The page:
Global contemporary art events and news observed from New York City. Suggestion? Email us.
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Museum Directors Outline Reopening Strategies in Art Newspaper

May 29th, 2020

A group of museum directors speak to Art Newspaper this week about their plans to reopen, and how they plan to respond to COVID-19 concerns.  The directors detail a range of strategies, from timed entry to controlling flow in and out of galleries.
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Ai Weiwei Creates Face Masks to Benefit COVID-19 Charities

May 29th, 2020

Ai Weiwei has created a set of surgical masks to aid coronavirus charities. “It is such a waste. There is so much argument around the mask,” he says of the face mask as a cultural artifact of the era. “A face mask weighs only three grams but it carries so much state argument about global safety and who has it and who doesn’t have it.”
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Adam Lindemann Sues to Break Lease on Venus Over Manhattan Space in NY

May 28th, 2020

Collector and dealer Adam Lindemann is suing real estate mogul Aby Rosen to break his lease on the Venus Over Manhattan space at 980 Madison Avenue in New York, asserting he can no longer due business there due to the COVID-19 pandemic. “Is it only the tenant’s responsibility when the tenant can’t use the space as intended or may never be able to?” says Errol Margolin, the gallery’s lawyer. “When you have a gallery opening, you have 500 people. If you have social distancing, how can you have 500 people in the future?”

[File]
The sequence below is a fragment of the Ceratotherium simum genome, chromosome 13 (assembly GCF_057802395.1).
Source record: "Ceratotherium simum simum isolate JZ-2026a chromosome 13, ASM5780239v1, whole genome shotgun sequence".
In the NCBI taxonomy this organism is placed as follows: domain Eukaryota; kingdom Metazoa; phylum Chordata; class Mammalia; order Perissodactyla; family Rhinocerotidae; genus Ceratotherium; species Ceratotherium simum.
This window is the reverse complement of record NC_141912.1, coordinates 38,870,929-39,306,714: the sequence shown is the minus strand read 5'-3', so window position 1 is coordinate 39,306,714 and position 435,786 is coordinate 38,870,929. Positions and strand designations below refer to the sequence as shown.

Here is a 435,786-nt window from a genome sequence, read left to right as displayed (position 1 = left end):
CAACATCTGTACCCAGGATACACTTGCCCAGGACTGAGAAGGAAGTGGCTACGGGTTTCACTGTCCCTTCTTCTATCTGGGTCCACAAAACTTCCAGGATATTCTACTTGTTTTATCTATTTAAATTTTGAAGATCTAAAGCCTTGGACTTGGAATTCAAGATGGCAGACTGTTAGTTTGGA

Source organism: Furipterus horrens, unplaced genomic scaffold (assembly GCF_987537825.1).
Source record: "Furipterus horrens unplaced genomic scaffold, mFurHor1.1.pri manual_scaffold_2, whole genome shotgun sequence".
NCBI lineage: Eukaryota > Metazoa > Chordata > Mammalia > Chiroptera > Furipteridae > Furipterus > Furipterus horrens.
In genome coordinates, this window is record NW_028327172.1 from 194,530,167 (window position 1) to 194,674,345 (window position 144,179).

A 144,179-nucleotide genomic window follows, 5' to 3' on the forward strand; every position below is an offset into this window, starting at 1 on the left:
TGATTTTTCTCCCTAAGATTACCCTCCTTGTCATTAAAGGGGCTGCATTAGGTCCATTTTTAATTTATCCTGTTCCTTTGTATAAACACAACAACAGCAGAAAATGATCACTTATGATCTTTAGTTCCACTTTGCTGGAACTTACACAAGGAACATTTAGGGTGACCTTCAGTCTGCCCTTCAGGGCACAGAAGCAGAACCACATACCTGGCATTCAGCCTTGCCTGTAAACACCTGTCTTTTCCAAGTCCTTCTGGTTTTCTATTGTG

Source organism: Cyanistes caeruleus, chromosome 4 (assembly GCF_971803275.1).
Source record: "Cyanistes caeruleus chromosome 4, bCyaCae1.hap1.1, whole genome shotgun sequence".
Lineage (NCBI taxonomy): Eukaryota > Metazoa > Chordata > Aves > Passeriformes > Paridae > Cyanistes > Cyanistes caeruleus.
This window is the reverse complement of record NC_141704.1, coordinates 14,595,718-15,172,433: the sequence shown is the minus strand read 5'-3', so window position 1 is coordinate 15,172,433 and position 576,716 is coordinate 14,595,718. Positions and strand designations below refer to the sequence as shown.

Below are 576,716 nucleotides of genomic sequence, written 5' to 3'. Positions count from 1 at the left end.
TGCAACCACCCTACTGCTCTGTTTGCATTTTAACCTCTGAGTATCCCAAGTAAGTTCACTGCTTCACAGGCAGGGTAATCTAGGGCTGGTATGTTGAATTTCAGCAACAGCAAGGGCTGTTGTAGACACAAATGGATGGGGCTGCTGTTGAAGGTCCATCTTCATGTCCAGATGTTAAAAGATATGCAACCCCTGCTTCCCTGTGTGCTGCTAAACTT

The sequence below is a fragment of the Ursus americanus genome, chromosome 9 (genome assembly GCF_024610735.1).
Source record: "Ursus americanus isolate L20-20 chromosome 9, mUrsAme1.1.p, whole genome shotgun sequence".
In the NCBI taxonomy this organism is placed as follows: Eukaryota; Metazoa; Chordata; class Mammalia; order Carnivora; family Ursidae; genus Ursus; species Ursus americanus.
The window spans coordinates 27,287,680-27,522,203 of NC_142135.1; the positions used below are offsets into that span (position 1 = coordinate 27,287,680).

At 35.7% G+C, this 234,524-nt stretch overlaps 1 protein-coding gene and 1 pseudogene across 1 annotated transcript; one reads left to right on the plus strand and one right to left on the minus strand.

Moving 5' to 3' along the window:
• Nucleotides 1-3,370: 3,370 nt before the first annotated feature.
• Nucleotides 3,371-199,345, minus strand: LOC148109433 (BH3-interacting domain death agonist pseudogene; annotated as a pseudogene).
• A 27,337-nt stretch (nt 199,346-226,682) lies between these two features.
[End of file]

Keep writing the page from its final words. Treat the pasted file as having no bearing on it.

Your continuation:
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Philadelphia Museum of Art Employees Seek Union

May 28th, 2020

Workers at the Philadelphia Museum of Art are seeking to unionize, Art Newspaper reports.  “The PMA serves the people of Philadelphia, and it must emerge from the Covid-19 crisis as a safe, accessible and equitable place where all can engage with the arts,” the group of organizers said. “For this to be possible, working people must have a seat at the table in museum decision-making.”
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2020 Turner Prize Cancelled, Replaced with Artist Support Fund

May 28th, 2020

The Tate has cancelled the 2020 edition of the Turner Prize, replacing it with a little £100k fund to help support struggling artists during the pandemic.”The practicalities of organizing a Turner Prize exhibition are impossible in the current circumstances, so we have decided to help support even more artists during this exceptionally difficult time,” says Tate Britain director Alex Farquharson.  “I think JMW Turner, who once planned to leave his fortune to support artists in their hour of need, would approve of our decision.”
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Museum of Fine Arts Houston Reopens

May 28th, 2020

Museums are beginning to open again in the U.S., with the Museum of Fine Arts Houston leading the way. “It’s good to be out of the house,” says one visitor. “I’ve been looking for something uplifting, something beautiful.”
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UK Appoints Commissioner for Cultural Recovery and Renewal